HDR Photography

April 7, 2007

It stands for high dynamic range, and it’s visually stunning. I can’t wait to try it. Here’s a couple I found on Flickr that I could share via their creative commons licensing. (Thanks to the photographers! Do click on their images and see their other work.)

Stunning, don’t you agree? But what exactly makes HDR photos visually different than others? It’s hard to articulate. Are they more like what your eye sees, or less? I’m not certain. One thing I can say is that there are no areas so shadowed as to contain no detail; even darker areas have incredible texture and color. And speaking of color, it’s rich and saturated throughout. But even though there are no under- or over-exposed areas to wipe information out of the scene, neither is it without contrast. On the contrary, the contrast seems exceptionally high. It’s a fascinating effect.

As best I can figure out, here’s what’s going on. You take three or more* photos of the same thing: one dark, one normal and one light. Then you use computer software to merge them into one. It also analyzes each color of light in the photo and uses the shot that originally captured that light the best for the final product. If that makes sense. You might find the wikipedia article on the subject more informative.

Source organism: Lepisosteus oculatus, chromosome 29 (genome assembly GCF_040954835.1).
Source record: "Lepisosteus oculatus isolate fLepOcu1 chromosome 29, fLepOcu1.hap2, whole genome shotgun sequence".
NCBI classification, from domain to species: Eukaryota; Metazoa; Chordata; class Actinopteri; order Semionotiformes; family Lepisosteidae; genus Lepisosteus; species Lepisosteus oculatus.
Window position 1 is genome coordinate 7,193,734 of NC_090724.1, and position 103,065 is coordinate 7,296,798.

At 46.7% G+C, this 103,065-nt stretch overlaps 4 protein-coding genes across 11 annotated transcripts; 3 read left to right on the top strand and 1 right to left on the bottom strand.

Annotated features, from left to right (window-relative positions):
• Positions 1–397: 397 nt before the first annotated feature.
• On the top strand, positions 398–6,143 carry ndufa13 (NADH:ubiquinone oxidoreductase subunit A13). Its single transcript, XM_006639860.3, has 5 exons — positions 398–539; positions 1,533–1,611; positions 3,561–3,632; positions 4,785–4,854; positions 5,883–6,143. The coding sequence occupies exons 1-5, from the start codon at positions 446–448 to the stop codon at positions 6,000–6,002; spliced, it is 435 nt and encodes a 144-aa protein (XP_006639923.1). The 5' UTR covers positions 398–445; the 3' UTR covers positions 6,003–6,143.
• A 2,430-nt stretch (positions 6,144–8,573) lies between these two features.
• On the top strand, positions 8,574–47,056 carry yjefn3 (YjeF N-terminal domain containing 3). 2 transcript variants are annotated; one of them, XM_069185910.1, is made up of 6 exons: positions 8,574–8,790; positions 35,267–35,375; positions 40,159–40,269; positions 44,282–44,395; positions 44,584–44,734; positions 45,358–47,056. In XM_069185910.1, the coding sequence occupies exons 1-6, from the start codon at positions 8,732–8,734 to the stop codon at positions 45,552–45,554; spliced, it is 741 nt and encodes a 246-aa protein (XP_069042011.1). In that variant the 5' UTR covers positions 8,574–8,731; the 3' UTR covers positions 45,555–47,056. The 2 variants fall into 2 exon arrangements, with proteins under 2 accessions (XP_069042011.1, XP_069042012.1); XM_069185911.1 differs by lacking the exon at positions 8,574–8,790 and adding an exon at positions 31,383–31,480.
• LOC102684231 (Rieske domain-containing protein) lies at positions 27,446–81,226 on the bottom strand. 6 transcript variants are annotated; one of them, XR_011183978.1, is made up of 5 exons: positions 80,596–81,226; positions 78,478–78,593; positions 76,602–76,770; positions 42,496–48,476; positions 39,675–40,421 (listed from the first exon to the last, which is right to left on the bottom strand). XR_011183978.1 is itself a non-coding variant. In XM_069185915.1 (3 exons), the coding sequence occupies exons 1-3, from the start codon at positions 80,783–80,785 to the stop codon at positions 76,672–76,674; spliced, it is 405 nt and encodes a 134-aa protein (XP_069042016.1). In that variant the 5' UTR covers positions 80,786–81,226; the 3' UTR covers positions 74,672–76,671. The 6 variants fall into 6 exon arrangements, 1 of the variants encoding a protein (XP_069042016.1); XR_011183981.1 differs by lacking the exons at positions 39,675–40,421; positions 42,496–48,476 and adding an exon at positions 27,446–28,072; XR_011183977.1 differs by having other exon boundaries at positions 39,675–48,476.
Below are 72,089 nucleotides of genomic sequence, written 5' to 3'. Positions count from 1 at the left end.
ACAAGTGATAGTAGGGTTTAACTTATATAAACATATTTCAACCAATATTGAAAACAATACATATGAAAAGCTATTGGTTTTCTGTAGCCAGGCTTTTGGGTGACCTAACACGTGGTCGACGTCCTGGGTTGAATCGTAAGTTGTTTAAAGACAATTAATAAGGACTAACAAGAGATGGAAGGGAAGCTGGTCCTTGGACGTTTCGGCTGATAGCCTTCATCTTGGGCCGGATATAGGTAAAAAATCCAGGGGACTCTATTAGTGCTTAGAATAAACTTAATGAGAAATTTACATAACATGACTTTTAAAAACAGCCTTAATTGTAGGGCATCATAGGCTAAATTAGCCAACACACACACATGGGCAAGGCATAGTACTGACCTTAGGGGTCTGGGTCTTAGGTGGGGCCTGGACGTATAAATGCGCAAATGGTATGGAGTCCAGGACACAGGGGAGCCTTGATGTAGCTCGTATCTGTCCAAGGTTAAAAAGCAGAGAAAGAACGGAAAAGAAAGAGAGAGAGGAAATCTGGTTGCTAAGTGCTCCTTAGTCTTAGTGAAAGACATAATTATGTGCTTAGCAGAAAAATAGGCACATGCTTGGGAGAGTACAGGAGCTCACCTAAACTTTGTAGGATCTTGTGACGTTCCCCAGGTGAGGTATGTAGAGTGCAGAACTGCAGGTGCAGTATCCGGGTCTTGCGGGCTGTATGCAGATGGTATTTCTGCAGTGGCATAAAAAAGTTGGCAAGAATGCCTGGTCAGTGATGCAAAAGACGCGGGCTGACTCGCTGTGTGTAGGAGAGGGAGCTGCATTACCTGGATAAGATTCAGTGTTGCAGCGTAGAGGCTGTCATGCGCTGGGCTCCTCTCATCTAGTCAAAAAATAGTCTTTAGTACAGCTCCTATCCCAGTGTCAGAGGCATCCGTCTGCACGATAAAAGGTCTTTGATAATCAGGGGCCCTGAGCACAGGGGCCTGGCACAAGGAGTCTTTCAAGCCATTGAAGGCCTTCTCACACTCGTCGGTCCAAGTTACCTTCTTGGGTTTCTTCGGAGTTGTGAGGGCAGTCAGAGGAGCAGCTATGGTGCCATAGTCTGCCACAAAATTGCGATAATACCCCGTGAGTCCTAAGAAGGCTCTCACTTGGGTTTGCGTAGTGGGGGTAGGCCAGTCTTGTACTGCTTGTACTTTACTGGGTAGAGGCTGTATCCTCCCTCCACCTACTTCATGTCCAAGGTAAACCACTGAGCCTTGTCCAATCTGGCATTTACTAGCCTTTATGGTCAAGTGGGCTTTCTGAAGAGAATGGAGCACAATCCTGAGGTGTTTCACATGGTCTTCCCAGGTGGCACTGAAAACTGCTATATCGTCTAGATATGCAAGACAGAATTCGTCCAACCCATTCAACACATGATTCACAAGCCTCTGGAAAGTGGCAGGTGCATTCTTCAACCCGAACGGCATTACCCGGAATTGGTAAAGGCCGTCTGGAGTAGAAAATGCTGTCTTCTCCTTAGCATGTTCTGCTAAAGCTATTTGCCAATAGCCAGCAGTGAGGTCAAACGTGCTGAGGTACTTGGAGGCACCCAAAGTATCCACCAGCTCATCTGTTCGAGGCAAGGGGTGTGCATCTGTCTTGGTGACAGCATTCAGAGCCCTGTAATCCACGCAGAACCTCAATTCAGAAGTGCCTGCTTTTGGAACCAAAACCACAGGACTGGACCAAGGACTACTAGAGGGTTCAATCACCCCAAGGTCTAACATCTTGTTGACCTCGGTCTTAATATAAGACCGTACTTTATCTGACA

* Actually if you shoot in RAW format, I gather there’s a way to take just one picture and use it to create the three different exposures after the fact. Neat!


No comments yet

  1. While I have not tried it (as I do not have PS anymore), I can say that yes…taking the photos in RAW format should allow you to generate the 3 different shots…although I am not sure if that will be the same as taking the three shots independent of one another. Something to try once I get PS again.

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